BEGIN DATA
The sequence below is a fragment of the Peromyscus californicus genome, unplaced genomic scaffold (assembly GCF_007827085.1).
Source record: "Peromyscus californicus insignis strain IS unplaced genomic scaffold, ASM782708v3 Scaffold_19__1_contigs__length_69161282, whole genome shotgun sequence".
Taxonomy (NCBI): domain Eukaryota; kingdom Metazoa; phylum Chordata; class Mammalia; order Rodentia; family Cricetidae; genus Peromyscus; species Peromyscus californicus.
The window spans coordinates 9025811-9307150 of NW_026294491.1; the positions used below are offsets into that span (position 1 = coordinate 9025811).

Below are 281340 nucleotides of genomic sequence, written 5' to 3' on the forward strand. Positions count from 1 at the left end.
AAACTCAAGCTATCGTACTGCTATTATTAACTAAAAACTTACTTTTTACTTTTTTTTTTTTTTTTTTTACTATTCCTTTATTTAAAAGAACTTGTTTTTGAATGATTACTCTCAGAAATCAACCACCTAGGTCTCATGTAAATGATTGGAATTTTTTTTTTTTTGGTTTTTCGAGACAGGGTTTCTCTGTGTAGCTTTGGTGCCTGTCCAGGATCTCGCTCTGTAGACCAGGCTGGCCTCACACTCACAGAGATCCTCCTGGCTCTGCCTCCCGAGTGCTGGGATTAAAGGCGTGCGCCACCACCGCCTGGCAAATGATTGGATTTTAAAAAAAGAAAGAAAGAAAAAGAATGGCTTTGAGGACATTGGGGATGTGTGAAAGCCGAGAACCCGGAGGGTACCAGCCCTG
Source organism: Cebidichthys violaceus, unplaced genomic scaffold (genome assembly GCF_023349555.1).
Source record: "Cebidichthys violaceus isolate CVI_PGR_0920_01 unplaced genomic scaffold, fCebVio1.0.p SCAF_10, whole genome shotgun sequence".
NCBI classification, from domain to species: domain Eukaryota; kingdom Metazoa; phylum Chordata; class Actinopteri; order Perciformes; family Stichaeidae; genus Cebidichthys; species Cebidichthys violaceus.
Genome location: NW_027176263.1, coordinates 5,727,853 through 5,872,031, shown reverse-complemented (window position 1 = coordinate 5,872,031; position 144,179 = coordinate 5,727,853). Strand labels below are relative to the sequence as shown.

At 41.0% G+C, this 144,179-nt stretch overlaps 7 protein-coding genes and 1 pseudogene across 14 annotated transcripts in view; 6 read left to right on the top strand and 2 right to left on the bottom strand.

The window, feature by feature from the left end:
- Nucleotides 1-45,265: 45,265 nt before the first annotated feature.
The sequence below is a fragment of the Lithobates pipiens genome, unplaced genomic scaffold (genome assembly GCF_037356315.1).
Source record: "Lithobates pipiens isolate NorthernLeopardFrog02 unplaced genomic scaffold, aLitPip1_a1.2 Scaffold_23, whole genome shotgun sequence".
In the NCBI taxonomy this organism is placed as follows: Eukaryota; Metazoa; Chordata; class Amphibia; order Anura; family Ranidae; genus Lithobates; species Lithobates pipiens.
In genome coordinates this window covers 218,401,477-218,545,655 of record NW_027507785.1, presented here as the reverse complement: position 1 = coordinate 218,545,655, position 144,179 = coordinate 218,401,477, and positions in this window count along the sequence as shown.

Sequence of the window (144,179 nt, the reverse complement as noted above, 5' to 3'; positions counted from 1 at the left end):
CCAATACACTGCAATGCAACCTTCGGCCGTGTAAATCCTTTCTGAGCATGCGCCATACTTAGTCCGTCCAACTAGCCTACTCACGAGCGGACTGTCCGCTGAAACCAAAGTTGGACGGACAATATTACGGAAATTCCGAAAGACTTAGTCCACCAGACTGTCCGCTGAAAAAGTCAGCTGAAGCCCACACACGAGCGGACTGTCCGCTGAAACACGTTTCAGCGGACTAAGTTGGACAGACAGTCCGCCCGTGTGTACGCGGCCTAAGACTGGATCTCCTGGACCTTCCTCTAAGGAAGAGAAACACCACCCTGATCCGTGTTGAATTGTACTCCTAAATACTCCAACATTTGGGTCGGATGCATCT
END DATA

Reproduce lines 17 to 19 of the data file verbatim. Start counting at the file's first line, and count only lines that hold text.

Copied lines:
In genome coordinates this window covers 218,401,477-218,545,655 of record NW_027507785.1, presented here as the reverse complement: position 1 = coordinate 218,545,655, position 144,179 = coordinate 218,401,477, and positions in this window count along the sequence as shown.

Sequence of the window (144,179 nt, the reverse complement as noted above, 5' to 3'; positions counted from 1 at the left end):
CCAATACACTGCAATGCAACCTTCGGCCGTGTAAATCCTTTCTGAGCATGCGCCATACTTAGTCCGTCCAACTAGCCTACTCACGAGCGGACTGTCCGCTGAAACCAAAGTTGGACGGACAATATTACGGAAATTCCGAAAGACTTAGTCCACCAGACTGTCCGCTGAAAAAGTCAGCTGAAGCCCACACACGAGCGGACTGTCCGCTGAAACACGTTTCAGCGGACTAAGTTGGACAGACAGTCCGCCCGTGTGTACGCGGCCTAAGACTGGATCTCCTGGACCTTCCTCTAAGGAAGAGAAACACCACCCTGATCCGTGTTGAATTGTACTCCTAAATACTCCAACATTTGGGTCGGATGCATCT